Google vs. Microsoft: Five Battleground Verticals for 2006
Right now, one of the biggest brouhahas in the tech world is between Google and Microsoft. The two companies have different strategies -- Google corralling the Web with advertising and online services, Microsoft protecting its software cash cows but hustling to catch up online -- but their efforts are leading them to the same vertical and media markets.
The real fight, the fight with a $15 billion purse, is the fight for online advertising. Judged by that metric, Google is winning hands down. The search and advertising giant claims about two-thirds of the online advertising market. Google also controls 44.7% of all searches, according to ComScore.
But Microsoft is stepping up to the challenge. Earlier this year they released their online ad technology, adCenter. They're also pumping dollars into their live.com iniatives, and they plan to spend $500 million this year on developing their online services.
Below, five verticals that promise to be interesting battlefields for Google and Microsoft throughout this year and the next.
Google is rumored to be working on a product called Google Health. According to VC Ratings, the product will help patients, doctors and vendors manage health information online. A friend in the biochem field says that his
company research facility is hosting Google interns this summer, who are learning more about what types of information doctors and scientists find useful. Earlier this year Google launched a product called Google Co-Op, a social search service which Google is undoubtedly monitoring to mine information about verticals like health.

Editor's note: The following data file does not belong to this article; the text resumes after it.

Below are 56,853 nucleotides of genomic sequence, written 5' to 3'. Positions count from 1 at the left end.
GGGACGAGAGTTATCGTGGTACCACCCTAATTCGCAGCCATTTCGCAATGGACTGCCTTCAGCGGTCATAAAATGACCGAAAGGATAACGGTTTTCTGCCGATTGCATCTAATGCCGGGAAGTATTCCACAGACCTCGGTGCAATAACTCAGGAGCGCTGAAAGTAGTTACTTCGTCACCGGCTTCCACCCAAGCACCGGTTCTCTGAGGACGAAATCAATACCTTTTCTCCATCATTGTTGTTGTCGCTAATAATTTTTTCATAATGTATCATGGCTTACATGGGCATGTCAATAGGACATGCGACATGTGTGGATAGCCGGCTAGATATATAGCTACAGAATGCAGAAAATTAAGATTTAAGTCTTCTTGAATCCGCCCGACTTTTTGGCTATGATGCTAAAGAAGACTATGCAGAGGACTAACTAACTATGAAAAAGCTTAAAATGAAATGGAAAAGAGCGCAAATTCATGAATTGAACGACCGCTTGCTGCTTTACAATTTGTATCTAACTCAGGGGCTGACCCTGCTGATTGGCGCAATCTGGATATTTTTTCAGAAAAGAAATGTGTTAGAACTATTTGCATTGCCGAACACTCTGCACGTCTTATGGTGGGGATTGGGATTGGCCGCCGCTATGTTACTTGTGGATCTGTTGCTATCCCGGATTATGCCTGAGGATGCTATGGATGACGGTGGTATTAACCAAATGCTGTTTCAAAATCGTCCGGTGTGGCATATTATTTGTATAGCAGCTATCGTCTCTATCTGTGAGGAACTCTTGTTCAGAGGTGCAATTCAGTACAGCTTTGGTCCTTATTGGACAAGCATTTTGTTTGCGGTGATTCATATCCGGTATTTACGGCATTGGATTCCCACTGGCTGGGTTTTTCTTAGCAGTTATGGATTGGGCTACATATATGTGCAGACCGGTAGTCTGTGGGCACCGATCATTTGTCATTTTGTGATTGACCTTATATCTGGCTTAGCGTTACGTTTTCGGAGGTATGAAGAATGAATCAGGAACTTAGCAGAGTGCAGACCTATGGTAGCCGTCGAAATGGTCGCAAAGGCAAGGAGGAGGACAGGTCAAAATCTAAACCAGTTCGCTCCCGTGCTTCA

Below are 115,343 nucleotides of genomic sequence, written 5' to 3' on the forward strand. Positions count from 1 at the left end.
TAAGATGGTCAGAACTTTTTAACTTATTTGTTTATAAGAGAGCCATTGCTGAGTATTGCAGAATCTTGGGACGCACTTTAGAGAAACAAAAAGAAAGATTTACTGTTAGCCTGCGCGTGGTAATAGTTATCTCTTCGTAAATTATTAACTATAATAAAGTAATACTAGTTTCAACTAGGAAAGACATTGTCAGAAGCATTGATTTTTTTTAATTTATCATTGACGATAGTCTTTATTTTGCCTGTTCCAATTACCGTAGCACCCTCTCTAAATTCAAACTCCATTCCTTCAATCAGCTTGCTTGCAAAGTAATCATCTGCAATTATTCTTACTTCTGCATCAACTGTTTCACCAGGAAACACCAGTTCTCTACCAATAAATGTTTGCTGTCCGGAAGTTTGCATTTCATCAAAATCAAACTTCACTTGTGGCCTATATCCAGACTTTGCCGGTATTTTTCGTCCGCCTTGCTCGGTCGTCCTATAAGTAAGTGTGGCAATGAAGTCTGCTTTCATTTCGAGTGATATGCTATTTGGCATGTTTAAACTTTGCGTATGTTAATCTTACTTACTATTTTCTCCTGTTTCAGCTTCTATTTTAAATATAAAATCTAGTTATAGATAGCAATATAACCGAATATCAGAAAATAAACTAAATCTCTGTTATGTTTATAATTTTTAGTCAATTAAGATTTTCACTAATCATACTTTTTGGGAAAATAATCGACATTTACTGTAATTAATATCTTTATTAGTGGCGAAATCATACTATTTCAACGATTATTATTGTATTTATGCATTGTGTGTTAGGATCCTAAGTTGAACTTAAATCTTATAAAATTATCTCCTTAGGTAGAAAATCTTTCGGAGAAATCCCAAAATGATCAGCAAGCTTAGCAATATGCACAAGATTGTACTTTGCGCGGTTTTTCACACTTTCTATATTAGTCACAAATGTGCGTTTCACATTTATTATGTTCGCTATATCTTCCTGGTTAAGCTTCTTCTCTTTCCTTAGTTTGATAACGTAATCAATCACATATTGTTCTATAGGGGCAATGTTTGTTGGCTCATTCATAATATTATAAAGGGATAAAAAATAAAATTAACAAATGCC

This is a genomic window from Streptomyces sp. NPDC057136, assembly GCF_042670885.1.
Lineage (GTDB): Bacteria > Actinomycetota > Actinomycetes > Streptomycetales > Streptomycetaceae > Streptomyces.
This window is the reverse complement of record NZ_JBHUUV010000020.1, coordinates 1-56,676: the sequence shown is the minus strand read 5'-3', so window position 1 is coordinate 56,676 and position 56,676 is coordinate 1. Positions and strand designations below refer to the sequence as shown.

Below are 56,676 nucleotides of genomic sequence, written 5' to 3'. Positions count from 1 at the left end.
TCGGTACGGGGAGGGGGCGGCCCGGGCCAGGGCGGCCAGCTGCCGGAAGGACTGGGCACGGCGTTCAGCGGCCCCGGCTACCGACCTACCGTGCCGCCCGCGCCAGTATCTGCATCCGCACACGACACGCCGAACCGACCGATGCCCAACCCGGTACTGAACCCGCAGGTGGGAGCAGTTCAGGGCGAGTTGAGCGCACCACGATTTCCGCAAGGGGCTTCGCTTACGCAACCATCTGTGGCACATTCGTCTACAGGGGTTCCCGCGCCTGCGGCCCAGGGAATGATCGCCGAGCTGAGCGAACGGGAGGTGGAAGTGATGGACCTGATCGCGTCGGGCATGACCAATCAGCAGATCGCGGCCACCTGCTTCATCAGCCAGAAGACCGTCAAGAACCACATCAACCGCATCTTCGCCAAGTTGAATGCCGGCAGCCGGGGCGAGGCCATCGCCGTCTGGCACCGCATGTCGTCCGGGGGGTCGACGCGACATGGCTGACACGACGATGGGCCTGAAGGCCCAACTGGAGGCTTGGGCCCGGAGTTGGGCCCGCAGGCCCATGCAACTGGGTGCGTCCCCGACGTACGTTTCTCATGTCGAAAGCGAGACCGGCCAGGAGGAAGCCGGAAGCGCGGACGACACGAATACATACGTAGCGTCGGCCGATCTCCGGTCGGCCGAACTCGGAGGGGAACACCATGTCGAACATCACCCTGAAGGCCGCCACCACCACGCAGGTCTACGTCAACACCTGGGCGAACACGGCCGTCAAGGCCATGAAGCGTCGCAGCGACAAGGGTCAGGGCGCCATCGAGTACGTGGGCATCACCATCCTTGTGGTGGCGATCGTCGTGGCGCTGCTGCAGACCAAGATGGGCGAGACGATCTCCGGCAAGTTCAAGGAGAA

Microsoft has health plans too. Their MSN Health site gets over 6 million unique vistors per month, and has grown about 27% since last year. Microsoft is planning to integrate MSN Health with other Windows Live services (navigating to health.msn.com redirects through the Windows Live login service now). Could Microsoft beat Google to the health punch this year?
The blogosphere was all in a tither recently when a blogger stumbled upon evidence of Google's online storage system, GDrive. The GDrive rumors have been circulating since March. Online storage would help Google ween users away from the desktop, where Microsoft rules.
Microsoft is also working on an online storage solution called Live Drive. Don't expect that one until at least 2007.
Radio and Audio
Google acquired dMarc earlier this year, and they're hiring ad sale executives and support techs. Google also recently sent a survey about radio advertising to current AdWords clients. But will Google's apparent foray into radio ads fare any better than its experiment with print? One would also expect that Google would get into podcasting (I've got a feeling that announcement's coming soon).
Nobody's talking about Microsoft doing radio ads, but Redmond has a healthy music and audio site. The company also offers an Internet radio service called MSN radio plus. Not to mention Microsoft's MSN deal with MTV called Urge. Urge is built into Windows Media Player 11. And don't forget that Microsoft is rumored to be launching an iPod-killer.
With Google Base and Google Checkout, Google has all the right ingredients for a classifieds and/or auction service. Google could potentially tie its other services into the mix. For example, uploads to Google Base via Google Desktop. By distributing products like these that perform discrete functions well, Google has the ability to connect them and create an eBay-like service that is present in multiple places (user web sites, Google Base) instead of just one.
Microsoft, meanwhile, revealed the public beta of Windows Live Expo in February, and set it free a few days ago. According to Microsoft, the site received 1.2 million uniques in June. Windows Live Expo combines aspects of Craigslist with social networking functions. Microsoft is also promising to integrate Windows Live Messenger and MSN Spaces.
Google's social networking service Orkut has been active for about two years. But it's more likely to generate child porn allegations and security problems than rave reviews, s this News.com article points out. Google also bought phone-based social networking service Dodgeball late last year, although there have been few changes to the service since.
Microsoft, meanwhile, has been working on social networking for at least three years. In April they licensed their Wallop technology to a new social networking company. These days they seem to be concentrating on Friends of Friends technology in Windows Live Messenger.